So Neck Snoods Don’t Make Good Face Masks. What Should I Use Instead?

Photographed by Caroline Tompkins.
Until this week, Nate Favini, MD, religiously wore a neck snood on his daily runs. He also avoided saying hello to people, instead opting to "wave, and sort of bow my head to say thank you if they moved out of the way for me." He took these precautions in order to minimise the spread of COVID-19, which can be passed via respiratory droplets exhaled when you speak, or cough, or sneeze. But this morning, he switched up this routine, ditching the snood for a proper mask.
Advertisement
The reason for the change: On Tuesday, August 11, a study was published that looked into the effectiveness of 14 different types of face masks. And the results seemed to indicate that certain neck snood might potentially be worse than not wearing a face covering at all, says Warren S. Warren, Ph.D., one of the study's co-authors and a professor of chemistry at Duke University.
“We found there were instances where somebody wearing a snood or bandana emitted more droplets than they did not wearing it,” Warren says. “The only way that’s possible is because the loose weave of the fabric is breaking up bigger droplets into smaller ones. That’s bad, because big droplets tend to fall to the ground very quickly, and smaller droplets go for a longer distance.” That's right — we may have been better off going bare-faced than we were wearing our snoods.
That's not to say that Warren is recommending running sans face covering, especially if you live in a more densely populated area. But ditch the snood for a more effective option. “This morning I went running and wore a surgical mask instead,” says Dr. Favini, the medical lead at Forward, a concierge medical service. “It can be hard to run with something covering your mouth and it can make breathing more challenging, but it does matter to protect those around you.” If you prefer a reusable option, the study found that cotton masks were nearly as effective as surgical masks.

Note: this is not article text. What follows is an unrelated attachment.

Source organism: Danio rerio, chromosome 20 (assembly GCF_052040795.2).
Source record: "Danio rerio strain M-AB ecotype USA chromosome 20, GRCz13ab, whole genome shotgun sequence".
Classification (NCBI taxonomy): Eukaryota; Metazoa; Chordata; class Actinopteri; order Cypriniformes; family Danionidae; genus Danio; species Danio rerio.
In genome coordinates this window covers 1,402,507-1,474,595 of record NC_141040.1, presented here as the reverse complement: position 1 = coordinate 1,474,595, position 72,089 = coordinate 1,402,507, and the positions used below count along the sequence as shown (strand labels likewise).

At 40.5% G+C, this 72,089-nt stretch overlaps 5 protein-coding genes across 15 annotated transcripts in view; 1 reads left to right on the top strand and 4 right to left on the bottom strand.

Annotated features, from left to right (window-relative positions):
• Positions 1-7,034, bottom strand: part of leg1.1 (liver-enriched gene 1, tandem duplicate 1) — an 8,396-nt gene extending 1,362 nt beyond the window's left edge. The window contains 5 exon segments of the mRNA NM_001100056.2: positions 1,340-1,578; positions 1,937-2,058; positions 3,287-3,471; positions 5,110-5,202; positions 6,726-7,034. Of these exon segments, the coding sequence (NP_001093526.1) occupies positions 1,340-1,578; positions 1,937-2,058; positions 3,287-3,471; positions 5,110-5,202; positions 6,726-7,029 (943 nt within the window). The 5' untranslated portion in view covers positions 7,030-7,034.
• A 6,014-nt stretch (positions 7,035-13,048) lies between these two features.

Advertisement
In general, Warren says, the more breathable a mask is, the less you should trust it — bad news for runners, who have been relying on airier coverings to get them through hot-weather runs. That doesn't mean your mask has to be stifling, but: “My personal rule of thumb is that if I can see through the mask, or can stretch the fabric, it probably isn’t doing a whole lot of good,” Warren says.
He also recommends getting a mask with a strap that wraps around your head instead of looping over your ears; the former stays in place better when you’re active. And while Warren says you should keep one on while running amongst people, he notes that it’s fine to pull the covering down when you’re in an isolated area.
If you, like Dr. Favini, had been using a neck snood as a mask on your runs, there's no need to lose sleep, says Preeti N. Malani, MD, Chief Health Officer at the University of Michigan. “The thing is, if you’re outdoors and you were running alone, it’s probably okay,” Dr. Malani says. “Being outside is a lower risk environment.” Sure, switch to a surgical or cotton mask now — but don't let the news deter you from being active outdoors, if that's your usual routine.
“I’m worried there’s a group of people who’ll be afraid to go outside,” she says. “We need to keep in mind that there are other risks besides COVID. There’s loneliness, social isolation, and not getting exercise.” 

More from Wellness

R29 Original Series